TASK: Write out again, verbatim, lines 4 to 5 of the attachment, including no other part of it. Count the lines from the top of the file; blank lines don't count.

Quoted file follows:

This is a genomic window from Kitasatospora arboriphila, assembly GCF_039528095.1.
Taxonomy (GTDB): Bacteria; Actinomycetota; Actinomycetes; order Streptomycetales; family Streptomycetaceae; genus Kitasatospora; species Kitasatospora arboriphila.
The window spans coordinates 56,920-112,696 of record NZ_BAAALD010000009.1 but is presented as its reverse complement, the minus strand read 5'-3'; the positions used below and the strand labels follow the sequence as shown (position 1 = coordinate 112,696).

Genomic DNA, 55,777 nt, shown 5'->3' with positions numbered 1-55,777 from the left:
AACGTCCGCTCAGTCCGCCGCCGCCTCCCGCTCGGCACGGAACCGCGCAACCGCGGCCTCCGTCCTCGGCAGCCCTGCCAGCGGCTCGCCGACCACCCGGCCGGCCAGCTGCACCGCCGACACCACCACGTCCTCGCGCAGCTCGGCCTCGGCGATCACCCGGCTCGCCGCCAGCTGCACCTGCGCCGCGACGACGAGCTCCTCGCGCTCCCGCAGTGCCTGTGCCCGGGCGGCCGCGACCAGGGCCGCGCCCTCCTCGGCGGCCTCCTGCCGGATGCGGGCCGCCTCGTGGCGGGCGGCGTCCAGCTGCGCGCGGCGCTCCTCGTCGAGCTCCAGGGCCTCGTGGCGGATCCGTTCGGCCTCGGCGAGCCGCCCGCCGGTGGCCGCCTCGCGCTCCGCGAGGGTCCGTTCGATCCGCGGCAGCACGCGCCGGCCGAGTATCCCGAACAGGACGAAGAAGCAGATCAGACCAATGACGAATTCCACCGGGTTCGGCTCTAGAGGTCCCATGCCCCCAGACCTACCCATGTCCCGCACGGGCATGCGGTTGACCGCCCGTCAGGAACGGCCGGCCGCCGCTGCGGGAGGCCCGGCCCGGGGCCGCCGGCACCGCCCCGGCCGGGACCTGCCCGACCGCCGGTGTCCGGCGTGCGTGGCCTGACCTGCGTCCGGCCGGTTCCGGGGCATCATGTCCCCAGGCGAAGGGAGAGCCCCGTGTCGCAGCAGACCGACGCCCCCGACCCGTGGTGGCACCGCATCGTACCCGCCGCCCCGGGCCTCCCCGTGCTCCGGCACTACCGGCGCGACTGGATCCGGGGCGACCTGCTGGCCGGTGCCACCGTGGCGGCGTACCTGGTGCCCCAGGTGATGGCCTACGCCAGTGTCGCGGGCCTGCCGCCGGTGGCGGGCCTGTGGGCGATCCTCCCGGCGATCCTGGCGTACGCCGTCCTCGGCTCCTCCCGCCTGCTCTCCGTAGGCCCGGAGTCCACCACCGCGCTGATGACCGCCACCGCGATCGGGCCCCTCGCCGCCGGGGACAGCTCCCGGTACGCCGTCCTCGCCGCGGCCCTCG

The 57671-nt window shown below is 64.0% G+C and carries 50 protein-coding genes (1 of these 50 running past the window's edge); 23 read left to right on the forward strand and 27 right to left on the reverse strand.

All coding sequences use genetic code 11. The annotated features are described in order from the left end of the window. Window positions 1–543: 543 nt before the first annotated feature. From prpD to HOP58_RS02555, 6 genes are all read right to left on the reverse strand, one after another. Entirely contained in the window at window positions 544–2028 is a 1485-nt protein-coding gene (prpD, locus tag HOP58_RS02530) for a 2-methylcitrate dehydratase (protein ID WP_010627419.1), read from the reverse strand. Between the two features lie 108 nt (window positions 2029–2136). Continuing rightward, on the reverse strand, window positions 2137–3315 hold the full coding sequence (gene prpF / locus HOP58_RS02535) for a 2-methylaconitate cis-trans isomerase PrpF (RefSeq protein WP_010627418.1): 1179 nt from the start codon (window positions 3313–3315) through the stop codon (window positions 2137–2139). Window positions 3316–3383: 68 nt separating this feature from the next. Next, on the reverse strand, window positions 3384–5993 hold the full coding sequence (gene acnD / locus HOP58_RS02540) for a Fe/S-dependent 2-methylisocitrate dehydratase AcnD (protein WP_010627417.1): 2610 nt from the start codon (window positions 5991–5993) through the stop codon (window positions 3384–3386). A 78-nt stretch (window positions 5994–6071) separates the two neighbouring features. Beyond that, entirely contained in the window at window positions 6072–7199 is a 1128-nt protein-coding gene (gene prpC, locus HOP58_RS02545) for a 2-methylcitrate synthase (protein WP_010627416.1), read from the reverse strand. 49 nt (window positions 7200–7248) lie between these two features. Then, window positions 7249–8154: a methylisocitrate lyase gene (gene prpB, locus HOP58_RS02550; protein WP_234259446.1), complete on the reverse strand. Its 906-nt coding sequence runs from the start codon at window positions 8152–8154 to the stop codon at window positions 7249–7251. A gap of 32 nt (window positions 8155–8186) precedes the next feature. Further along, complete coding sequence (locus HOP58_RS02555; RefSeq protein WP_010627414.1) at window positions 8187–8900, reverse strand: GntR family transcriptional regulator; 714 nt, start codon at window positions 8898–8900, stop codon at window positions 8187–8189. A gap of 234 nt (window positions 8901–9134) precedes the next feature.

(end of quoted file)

Genomic DNA, 55,777 nt, shown 5'->3' with positions numbered 1-55,777 from the left:
AACGTCCGCTCAGTCCGCCGCCGCCTCCCGCTCGGCACGGAACCGCGCAACCGCGGCCTCCGTCCTCGGCAGCCCTGCCAGCGGCTCGCCGACCACCCGGCCGGCCAGCTGCACCGCCGACACCACCACGTCCTCGCGCAGCTCGGCCTCGGCGATCACCCGGCTCGCCGCCAGCTGCACCTGCGCCGCGACGACGAGCTCCTCGCGCTCCCGCAGTGCCTGTGCCCGGGCGGCCGCGACCAGGGCCGCGCCCTCCTCGGCGGCCTCCTGCCGGATGCGGGCCGCCTCGTGGCGGGCGGCGTCCAGCTGCGCGCGGCGCTCCTCGTCGAGCTCCAGGGCCTCGTGGCGGATCCGTTCGGCCTCGGCGAGCCGCCCGCCGGTGGCCGCCTCGCGCTCCGCGAGGGTCCGTTCGATCCGCGGCAGCACGCGCCGGCCGAGTATCCCGAACAGGACGAAGAAGCAGATCAGACCAATGACGAATTCCACCGGGTTCGGCTCTAGAGGTCCCATGCCCCCAGACCTACCCATGTCCCGCACGGGCATGCGGTTGACCGCCCGTCAGGAACGGCCGGCCGCCGCTGCGGGAGGCCCGGCCCGGGGCCGCCGGCACCGCCCCGGCCGGGACCTGCCCGACCGCCGGTGTCCGGCGTGCGTGGCCTGACCTGCGTCCGGCCGGTTCCGGGGCATCATGTCCCCAGGCGAAGGGAGAGCCCCGTGTCGCAGCAGACCGACGCCCCCGACCCGTGGTGGCACCGCATCGTACCCGCCGCCCCGGGCCTCCCCGTGCTCCGGCACTACCGGCGCGACTGGATCCGGGGCGACCTGCTGGCCGGTGCCACCGTGGCGGCGTACCTGGTGCCCCAGGTGATGGCCTACGCCAGTGTCGCGGGCCTGCCGCCGGTGGCGGGCCTGTGGGCGATCCTCCCGGCGATCCTGGCGTACGCCGTCCTCGGCTCCTCCCGCCTGCTCTCCGTAGGCCCGGAGTCCACCACCGCGCTGATGACCGCCACCGCGATCGGGCCCCTCGCCGCCGGGGACAGCTCCCGGTACGCCGTCCTCGCCGCGGCCCTCG